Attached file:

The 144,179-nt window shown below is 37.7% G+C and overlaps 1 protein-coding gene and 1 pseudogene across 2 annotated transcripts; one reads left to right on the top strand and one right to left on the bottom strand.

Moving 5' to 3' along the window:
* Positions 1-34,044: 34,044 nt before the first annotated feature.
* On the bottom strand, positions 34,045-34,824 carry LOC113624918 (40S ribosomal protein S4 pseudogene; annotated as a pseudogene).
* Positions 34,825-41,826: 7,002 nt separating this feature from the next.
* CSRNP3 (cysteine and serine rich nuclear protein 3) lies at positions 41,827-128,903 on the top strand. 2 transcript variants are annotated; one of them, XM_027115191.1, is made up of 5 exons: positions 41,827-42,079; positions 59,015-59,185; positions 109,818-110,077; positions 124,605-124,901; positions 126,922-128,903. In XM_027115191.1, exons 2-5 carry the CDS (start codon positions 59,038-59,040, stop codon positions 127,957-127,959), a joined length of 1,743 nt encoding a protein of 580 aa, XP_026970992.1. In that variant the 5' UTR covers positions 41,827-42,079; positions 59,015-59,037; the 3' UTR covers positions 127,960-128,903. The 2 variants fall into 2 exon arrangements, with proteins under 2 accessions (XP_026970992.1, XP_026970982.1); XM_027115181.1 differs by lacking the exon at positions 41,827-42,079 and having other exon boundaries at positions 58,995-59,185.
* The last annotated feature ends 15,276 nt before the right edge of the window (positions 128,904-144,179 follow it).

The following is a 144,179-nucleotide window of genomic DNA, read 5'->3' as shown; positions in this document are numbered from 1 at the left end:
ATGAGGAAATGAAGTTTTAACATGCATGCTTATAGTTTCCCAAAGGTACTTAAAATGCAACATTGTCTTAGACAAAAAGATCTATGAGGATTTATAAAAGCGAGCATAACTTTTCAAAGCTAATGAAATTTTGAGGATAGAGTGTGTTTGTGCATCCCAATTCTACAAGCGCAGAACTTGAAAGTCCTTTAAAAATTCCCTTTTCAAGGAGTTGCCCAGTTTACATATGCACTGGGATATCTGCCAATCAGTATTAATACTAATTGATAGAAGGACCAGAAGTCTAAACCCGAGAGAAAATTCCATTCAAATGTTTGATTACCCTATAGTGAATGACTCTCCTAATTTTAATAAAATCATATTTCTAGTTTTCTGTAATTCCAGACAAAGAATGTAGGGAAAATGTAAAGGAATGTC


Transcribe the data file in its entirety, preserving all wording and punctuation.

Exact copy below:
The 144,179-nt window shown below is 37.7% G+C and overlaps 1 protein-coding gene and 1 pseudogene across 2 annotated transcripts; one reads left to right on the top strand and one right to left on the bottom strand.

Moving 5' to 3' along the window:
* Positions 1-34,044: 34,044 nt before the first annotated feature.
* On the bottom strand, positions 34,045-34,824 carry LOC113624918 (40S ribosomal protein S4 pseudogene; annotated as a pseudogene).
* Positions 34,825-41,826: 7,002 nt separating this feature from the next.
* CSRNP3 (cysteine and serine rich nuclear protein 3) lies at positions 41,827-128,903 on the top strand. 2 transcript variants are annotated; one of them, XM_027115191.1, is made up of 5 exons: positions 41,827-42,079; positions 59,015-59,185; positions 109,818-110,077; positions 124,605-124,901; positions 126,922-128,903. In XM_027115191.1, exons 2-5 carry the CDS (start codon positions 59,038-59,040, stop codon positions 127,957-127,959), a joined length of 1,743 nt encoding a protein of 580 aa, XP_026970992.1. In that variant the 5' UTR covers positions 41,827-42,079; positions 59,015-59,037; the 3' UTR covers positions 127,960-128,903. The 2 variants fall into 2 exon arrangements, with proteins under 2 accessions (XP_026970992.1, XP_026970982.1); XM_027115181.1 differs by lacking the exon at positions 41,827-42,079 and having other exon boundaries at positions 58,995-59,185.
* The last annotated feature ends 15,276 nt before the right edge of the window (positions 128,904-144,179 follow it).

The following is a 144,179-nucleotide window of genomic DNA, read 5'->3' as shown; positions in this document are numbered from 1 at the left end:
ATGAGGAAATGAAGTTTTAACATGCATGCTTATAGTTTCCCAAAGGTACTTAAAATGCAACATTGTCTTAGACAAAAAGATCTATGAGGATTTATAAAAGCGAGCATAACTTTTCAAAGCTAATGAAATTTTGAGGATAGAGTGTGTTTGTGCATCCCAATTCTACAAGCGCAGAACTTGAAAGTCCTTTAAAAATTCCCTTTTCAAGGAGTTGCCCAGTTTACATATGCACTGGGATATCTGCCAATCAGTATTAATACTAATTGATAGAAGGACCAGAAGTCTAAACCCGAGAGAAAATTCCATTCAAATGTTTGATTACCCTATAGTGAATGACTCTCCTAATTTTAATAAAATCATATTTCTAGTTTTCTGTAATTCCAGACAAAGAATGTAGGGAAAATGTAAAGGAATGTC